kidney toxicity risk. In all likelihood, this is a direct result of the change in clinical practice,” Mr. Katz said.

In 2004, IMF again became involved in patient education about potential adverse events associated with zoledromic acid after receiving notice of a high incidence of osteonecrosis of the jaw in patients taking the drug. A web-based survey of myeloma and breast cancer patients conducted in July 2004 by the IMF identified a time-dependent risk related to the drug (Durie et al., 2005).

Public education programs that raise public awareness and communicate tangible public benefit of improved adverse reporting systems are ways in which patient advocacy groups and even patients themselves can play a role in reducing adverse drug events (ADEs). The development of an improved infrastructure for consumer reporting will benefit from the increased input of those that the system was designed to serve.

CONSUMER INVOLVEMENT IN THE CURRENT MEDWATCH SYSTEM

MedWatch captures only a fraction of the adverse events that occur, leaving the total burden unknown. Alison Rein of the National Consumers League concluded that this is due, in part, to a lack of meaningful consumer engagement in this process and the fact that reporting mechanisms are divorced from routine practice. Dr. Marvin Lipman of Consumers Union stated: “For consumers to play a role, they need to be made aware of the importance of reporting adverse drug effects, not only to their physician and pharmacist, but also to a central body, the FDA.” Ms. Rein reported that MedWatch is not on the radar of most consumers and is not integrated into the health-care delivery system. She compared patient reporting within the current MedWatch system to the United Kingdom’s new yellow card system (see Table 4-1). This system is managed by the Medicines and Healthcare Products Regulatory Agency (MHRA) and performs safety surveillance. Each report, which is actually a yellow card, is acknowledged and registered upon receipt and then entered into MHRA’s Adverse Drug Reactions Database. Reports are assessed by health-care professionals in the Pharmacovigilance Group of the MHRA Post Licensing Division. This assessment includes the use of data from other sources such as pre- and postclinical trials, case reports in the medical literature, data from other drug regulatory agencies, epidemiological studies, and record linkage databases. The Committee on Safety of Medicines and its Subcommittee on Pharmacovigilance advise MHRA on potential safety issues and appropriate regulatory actions.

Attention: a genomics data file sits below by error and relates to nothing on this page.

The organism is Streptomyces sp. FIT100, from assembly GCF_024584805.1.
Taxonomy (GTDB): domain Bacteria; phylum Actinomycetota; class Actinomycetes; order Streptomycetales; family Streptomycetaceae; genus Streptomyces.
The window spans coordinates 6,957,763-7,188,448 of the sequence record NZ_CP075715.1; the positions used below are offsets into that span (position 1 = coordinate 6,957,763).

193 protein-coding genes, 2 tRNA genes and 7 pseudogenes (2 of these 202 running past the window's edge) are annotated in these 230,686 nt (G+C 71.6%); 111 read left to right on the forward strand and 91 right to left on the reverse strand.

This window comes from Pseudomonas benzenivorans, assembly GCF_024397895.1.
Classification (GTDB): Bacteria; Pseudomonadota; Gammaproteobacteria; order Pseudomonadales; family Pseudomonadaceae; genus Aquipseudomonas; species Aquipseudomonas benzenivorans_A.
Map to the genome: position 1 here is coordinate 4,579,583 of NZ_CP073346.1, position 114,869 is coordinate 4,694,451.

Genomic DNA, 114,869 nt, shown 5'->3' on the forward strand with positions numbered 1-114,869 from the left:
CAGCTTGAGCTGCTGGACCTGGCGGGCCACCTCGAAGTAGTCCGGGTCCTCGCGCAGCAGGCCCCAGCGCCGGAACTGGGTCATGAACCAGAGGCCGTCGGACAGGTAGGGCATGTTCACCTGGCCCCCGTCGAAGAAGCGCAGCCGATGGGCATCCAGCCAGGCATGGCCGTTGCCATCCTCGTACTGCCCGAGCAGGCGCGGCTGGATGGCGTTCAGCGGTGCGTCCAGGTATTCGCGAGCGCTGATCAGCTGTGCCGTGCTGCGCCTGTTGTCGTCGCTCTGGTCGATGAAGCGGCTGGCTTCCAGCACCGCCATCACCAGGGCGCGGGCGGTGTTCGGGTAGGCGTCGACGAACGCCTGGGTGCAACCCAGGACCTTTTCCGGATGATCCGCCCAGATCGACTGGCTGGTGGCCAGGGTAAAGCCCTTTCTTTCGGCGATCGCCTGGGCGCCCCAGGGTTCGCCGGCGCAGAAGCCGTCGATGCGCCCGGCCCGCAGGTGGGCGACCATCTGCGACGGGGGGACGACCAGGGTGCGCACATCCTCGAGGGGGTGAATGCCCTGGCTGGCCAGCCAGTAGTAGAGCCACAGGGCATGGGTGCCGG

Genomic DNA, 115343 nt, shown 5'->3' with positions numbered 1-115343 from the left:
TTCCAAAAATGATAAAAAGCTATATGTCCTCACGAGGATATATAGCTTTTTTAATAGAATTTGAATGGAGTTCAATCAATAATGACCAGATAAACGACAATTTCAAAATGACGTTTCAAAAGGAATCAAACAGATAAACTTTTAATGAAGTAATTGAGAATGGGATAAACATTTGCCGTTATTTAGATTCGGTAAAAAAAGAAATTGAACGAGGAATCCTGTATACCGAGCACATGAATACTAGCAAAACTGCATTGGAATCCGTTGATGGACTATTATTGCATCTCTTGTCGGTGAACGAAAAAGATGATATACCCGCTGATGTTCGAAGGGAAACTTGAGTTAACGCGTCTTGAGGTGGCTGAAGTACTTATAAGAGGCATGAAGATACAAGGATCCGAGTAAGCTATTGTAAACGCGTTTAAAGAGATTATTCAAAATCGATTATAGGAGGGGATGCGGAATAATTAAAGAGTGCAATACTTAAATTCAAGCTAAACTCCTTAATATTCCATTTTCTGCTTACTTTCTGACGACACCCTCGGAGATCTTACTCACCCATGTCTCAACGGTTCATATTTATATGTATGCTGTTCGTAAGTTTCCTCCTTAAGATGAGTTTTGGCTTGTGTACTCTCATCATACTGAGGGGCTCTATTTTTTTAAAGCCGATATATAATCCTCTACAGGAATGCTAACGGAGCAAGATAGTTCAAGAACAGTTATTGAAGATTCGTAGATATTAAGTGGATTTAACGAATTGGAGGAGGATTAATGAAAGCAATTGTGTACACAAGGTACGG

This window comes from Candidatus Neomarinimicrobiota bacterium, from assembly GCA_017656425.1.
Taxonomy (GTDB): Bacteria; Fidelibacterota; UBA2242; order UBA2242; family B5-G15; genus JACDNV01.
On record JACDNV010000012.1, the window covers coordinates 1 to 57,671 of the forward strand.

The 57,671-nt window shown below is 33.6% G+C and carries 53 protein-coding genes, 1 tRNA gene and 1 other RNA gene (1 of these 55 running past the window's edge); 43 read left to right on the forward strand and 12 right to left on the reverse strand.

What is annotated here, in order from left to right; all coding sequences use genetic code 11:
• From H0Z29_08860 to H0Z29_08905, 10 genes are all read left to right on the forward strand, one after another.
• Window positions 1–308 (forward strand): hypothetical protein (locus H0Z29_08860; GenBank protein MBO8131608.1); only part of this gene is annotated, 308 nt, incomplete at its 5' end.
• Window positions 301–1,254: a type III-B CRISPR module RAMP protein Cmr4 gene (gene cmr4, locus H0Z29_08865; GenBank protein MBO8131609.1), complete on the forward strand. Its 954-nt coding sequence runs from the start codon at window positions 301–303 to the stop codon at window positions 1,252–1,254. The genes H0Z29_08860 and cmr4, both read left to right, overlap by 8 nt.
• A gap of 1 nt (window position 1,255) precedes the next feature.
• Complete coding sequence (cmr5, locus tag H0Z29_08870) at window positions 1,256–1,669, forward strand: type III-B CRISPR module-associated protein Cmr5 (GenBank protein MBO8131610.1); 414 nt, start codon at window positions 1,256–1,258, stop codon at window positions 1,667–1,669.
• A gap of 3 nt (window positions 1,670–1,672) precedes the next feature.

The yellow card system allows consumers to report online, by prepaid mail, and by phone. Translation services are available for those who are



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